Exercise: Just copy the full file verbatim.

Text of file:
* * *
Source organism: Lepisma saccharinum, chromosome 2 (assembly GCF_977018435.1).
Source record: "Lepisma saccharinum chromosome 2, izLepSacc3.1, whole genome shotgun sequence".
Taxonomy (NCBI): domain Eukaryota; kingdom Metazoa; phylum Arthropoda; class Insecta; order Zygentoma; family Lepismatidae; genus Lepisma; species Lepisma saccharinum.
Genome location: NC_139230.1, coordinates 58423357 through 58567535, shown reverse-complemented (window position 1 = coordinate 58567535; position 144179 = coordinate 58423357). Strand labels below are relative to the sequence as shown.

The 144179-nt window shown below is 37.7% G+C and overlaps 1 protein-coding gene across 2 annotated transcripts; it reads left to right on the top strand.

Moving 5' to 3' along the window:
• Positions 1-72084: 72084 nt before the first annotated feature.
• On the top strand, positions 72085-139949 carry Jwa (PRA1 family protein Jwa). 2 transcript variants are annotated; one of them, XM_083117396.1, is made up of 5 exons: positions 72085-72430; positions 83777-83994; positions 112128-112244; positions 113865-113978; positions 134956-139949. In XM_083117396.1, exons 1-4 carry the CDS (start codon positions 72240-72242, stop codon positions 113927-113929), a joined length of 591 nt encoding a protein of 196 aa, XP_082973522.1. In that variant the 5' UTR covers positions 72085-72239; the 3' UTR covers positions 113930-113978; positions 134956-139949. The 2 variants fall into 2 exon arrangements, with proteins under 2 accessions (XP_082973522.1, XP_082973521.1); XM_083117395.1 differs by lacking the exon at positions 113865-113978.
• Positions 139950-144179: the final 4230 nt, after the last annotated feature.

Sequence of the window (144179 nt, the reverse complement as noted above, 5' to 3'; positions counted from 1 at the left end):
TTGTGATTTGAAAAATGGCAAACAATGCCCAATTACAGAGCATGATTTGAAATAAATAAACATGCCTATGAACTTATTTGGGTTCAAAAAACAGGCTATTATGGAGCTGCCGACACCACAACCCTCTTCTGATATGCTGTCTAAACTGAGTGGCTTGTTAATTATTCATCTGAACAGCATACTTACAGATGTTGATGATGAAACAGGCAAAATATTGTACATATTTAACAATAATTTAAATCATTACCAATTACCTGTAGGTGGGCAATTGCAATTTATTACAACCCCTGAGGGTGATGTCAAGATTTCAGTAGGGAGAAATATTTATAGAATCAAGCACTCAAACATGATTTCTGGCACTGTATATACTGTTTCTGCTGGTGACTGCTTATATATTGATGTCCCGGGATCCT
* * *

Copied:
Source organism: Lepisma saccharinum, chromosome 2 (assembly GCF_977018435.1).
Source record: "Lepisma saccharinum chromosome 2, izLepSacc3.1, whole genome shotgun sequence".
Taxonomy (NCBI): domain Eukaryota; kingdom Metazoa; phylum Arthropoda; class Insecta; order Zygentoma; family Lepismatidae; genus Lepisma; species Lepisma saccharinum.
Genome location: NC_139230.1, coordinates 58423357 through 58567535, shown reverse-complemented (window position 1 = coordinate 58567535; position 144179 = coordinate 58423357). Strand labels below are relative to the sequence as shown.

The 144179-nt window shown below is 37.7% G+C and overlaps 1 protein-coding gene across 2 annotated transcripts; it reads left to right on the top strand.

Moving 5' to 3' along the window:
• Positions 1-72084: 72084 nt before the first annotated feature.
• On the top strand, positions 72085-139949 carry Jwa (PRA1 family protein Jwa). 2 transcript variants are annotated; one of them, XM_083117396.1, is made up of 5 exons: positions 72085-72430; positions 83777-83994; positions 112128-112244; positions 113865-113978; positions 134956-139949. In XM_083117396.1, exons 1-4 carry the CDS (start codon positions 72240-72242, stop codon positions 113927-113929), a joined length of 591 nt encoding a protein of 196 aa, XP_082973522.1. In that variant the 5' UTR covers positions 72085-72239; the 3' UTR covers positions 113930-113978; positions 134956-139949. The 2 variants fall into 2 exon arrangements, with proteins under 2 accessions (XP_082973522.1, XP_082973521.1); XM_083117395.1 differs by lacking the exon at positions 113865-113978.
• Positions 139950-144179: the final 4230 nt, after the last annotated feature.

Sequence of the window (144179 nt, the reverse complement as noted above, 5' to 3'; positions counted from 1 at the left end):
TTGTGATTTGAAAAATGGCAAACAATGCCCAATTACAGAGCATGATTTGAAATAAATAAACATGCCTATGAACTTATTTGGGTTCAAAAAACAGGCTATTATGGAGCTGCCGACACCACAACCCTCTTCTGATATGCTGTCTAAACTGAGTGGCTTGTTAATTATTCATCTGAACAGCATACTTACAGATGTTGATGATGAAACAGGCAAAATATTGTACATATTTAACAATAATTTAAATCATTACCAATTACCTGTAGGTGGGCAATTGCAATTTATTACAACCCCTGAGGGTGATGTCAAGATTTCAGTAGGGAGAAATATTTATAGAATCAAGCACTCAAACATGATTTCTGGCACTGTATATACTGTTTCTGCTGGTGACTGCTTATATATTGATGTCCCGGGATCCT